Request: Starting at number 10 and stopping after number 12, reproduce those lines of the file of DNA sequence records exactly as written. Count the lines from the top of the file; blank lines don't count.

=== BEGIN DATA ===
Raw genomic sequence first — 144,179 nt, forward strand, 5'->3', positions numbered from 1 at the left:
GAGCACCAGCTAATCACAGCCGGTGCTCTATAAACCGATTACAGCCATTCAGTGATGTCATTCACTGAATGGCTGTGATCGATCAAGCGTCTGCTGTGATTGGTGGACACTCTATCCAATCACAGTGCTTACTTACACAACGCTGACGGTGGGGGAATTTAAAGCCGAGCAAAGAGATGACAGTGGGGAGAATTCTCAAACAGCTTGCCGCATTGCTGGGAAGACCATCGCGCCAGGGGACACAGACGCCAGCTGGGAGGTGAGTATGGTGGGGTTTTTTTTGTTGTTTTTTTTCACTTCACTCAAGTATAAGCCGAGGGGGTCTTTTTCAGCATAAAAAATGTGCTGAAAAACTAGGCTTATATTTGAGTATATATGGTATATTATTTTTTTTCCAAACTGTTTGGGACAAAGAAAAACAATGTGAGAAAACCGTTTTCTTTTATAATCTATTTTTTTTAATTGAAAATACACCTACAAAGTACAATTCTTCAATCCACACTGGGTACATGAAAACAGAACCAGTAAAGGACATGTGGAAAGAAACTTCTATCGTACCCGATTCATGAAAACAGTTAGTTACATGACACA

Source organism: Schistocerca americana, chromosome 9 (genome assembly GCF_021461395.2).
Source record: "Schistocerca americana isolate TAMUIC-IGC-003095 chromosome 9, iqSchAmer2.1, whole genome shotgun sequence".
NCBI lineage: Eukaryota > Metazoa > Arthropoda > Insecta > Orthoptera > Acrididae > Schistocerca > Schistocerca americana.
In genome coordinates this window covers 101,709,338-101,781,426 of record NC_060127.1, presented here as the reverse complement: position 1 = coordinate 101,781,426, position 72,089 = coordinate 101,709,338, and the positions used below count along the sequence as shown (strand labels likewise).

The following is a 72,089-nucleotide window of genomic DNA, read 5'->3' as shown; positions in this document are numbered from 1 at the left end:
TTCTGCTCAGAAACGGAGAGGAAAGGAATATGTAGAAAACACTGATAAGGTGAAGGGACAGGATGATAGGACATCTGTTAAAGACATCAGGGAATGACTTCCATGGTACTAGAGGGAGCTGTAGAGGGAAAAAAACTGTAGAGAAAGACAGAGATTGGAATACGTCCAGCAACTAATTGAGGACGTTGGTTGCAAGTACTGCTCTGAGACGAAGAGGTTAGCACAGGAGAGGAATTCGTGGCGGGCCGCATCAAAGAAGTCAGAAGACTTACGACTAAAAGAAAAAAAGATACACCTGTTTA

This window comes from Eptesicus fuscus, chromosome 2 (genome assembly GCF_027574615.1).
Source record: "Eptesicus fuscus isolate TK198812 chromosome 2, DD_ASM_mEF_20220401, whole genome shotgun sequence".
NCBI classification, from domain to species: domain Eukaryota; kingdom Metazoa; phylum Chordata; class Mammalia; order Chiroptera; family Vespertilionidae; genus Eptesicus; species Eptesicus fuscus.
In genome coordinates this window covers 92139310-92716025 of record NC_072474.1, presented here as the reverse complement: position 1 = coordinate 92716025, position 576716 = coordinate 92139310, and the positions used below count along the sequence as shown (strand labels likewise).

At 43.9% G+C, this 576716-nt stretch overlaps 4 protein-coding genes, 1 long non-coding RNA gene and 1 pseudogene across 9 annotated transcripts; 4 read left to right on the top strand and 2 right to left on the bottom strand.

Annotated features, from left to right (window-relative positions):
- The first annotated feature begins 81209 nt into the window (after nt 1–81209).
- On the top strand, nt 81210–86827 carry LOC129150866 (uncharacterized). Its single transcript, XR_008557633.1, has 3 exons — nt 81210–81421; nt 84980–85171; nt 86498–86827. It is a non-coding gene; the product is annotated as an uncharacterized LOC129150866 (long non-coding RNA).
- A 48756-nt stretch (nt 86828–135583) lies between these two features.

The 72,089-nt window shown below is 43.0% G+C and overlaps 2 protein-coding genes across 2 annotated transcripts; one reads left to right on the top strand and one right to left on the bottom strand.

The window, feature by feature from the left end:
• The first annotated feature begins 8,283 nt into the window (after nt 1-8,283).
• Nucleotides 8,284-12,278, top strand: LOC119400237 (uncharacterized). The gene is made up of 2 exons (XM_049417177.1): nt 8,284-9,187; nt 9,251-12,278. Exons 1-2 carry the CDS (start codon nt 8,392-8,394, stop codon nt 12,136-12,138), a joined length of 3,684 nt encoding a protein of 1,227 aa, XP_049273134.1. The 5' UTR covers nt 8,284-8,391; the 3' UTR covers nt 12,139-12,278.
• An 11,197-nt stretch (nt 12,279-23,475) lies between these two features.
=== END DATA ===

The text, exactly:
Source record: "Eptesicus fuscus isolate TK198812 chromosome 2, DD_ASM_mEF_20220401, whole genome shotgun sequence".
NCBI classification, from domain to species: domain Eukaryota; kingdom Metazoa; phylum Chordata; class Mammalia; order Chiroptera; family Vespertilionidae; genus Eptesicus; species Eptesicus fuscus.
In genome coordinates this window covers 92139310-92716025 of record NC_072474.1, presented here as the reverse complement: position 1 = coordinate 92716025, position 576716 = coordinate 92139310, and the positions used below count along the sequence as shown (strand labels likewise).